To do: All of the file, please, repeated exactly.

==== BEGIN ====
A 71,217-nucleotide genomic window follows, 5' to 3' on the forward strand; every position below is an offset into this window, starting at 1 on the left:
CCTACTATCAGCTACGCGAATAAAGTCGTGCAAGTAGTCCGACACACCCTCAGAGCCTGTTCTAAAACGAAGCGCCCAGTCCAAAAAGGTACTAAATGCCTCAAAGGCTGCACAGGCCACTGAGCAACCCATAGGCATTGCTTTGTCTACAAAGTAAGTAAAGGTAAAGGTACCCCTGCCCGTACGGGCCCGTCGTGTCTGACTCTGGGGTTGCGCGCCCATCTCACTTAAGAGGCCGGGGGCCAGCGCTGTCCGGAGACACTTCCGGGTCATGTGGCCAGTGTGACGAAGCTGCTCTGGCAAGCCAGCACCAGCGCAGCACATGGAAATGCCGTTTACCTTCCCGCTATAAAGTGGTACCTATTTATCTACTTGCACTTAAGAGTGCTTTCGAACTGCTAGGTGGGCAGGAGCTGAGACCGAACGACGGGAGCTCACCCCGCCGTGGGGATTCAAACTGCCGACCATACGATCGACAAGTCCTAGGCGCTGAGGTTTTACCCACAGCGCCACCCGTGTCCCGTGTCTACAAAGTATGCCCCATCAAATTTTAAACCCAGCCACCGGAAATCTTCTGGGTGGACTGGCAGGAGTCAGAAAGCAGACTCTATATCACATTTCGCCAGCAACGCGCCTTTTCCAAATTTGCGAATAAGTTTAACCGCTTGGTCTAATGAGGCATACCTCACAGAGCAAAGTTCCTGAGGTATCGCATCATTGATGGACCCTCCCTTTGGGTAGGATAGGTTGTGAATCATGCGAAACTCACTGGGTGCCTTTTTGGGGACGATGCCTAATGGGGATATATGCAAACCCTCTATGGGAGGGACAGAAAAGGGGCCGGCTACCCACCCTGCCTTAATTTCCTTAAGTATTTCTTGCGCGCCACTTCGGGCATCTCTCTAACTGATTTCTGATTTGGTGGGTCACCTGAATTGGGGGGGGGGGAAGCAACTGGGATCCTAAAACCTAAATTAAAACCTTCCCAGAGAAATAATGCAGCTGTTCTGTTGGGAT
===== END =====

A 71,217-nucleotide genomic window follows, 5' to 3' on the forward strand; every position below is an offset into this window, starting at 1 on the left:
CCTACTATCAGCTACGCGAATAAAGTCGTGCAAGTAGTCCGACACACCCTCAGAGCCTGTTCTAAAACGAAGCGCCCAGTCCAAAAAGGTACTAAATGCCTCAAAGGCTGCACAGGCCACTGAGCAACCCATAGGCATTGCTTTGTCTACAAAGTAAGTAAAGGTAAAGGTACCCCTGCCCGTACGGGCCCGTCGTGTCTGACTCTGGGGTTGCGCGCCCATCTCACTTAAGAGGCCGGGGGCCAGCGCTGTCCGGAGACACTTCCGGGTCATGTGGCCAGTGTGACGAAGCTGCTCTGGCAAGCCAGCACCAGCGCAGCACATGGAAATGCCGTTTACCTTCCCGCTATAAAGTGGTACCTATTTATCTACTTGCACTTAAGAGTGCTTTCGAACTGCTAGGTGGGCAGGAGCTGAGACCGAACGACGGGAGCTCACCCCGCCGTGGGGATTCAAACTGCCGACCATACGATCGACAAGTCCTAGGCGCTGAGGTTTTACCCACAGCGCCACCCGTGTCCCGTGTCTACAAAGTATGCCCCATCAAATTTTAAACCCAGCCACCGGAAATCTTCTGGGTGGACTGGCAGGAGTCAGAAAGCAGACTCTATATCACATTTCGCCAGCAACGCGCCTTTTCCAAATTTGCGAATAAGTTTAACCGCTTGGTCTAATGAGGCATACCTCACAGAGCAAAGTTCCTGAGGTATCGCATCATTGATGGACCCTCCCTTTGGGTAGGATAGGTTGTGAATCATGCGAAACTCACTGGGTGCCTTTTTGGGGACGATGCCTAATGGGGATATATGCAAACCCTCTATGGGAGGGACAGAAAAGGGGCCGGCTACCCACCCTGCCTTAATTTCCTTAAGTATTTCTTGCGCGCCACTTCGGGCATCTCTCTAACTGATTTCTGATTTGGTGGGTCACCTGAATTGGGGGGGGGGGAAGCAACTGGGATCCTAAAACCTAAATTAAAACCTTCCCAGAGAAATAATGCAGCTGTTCTGTTGGGAT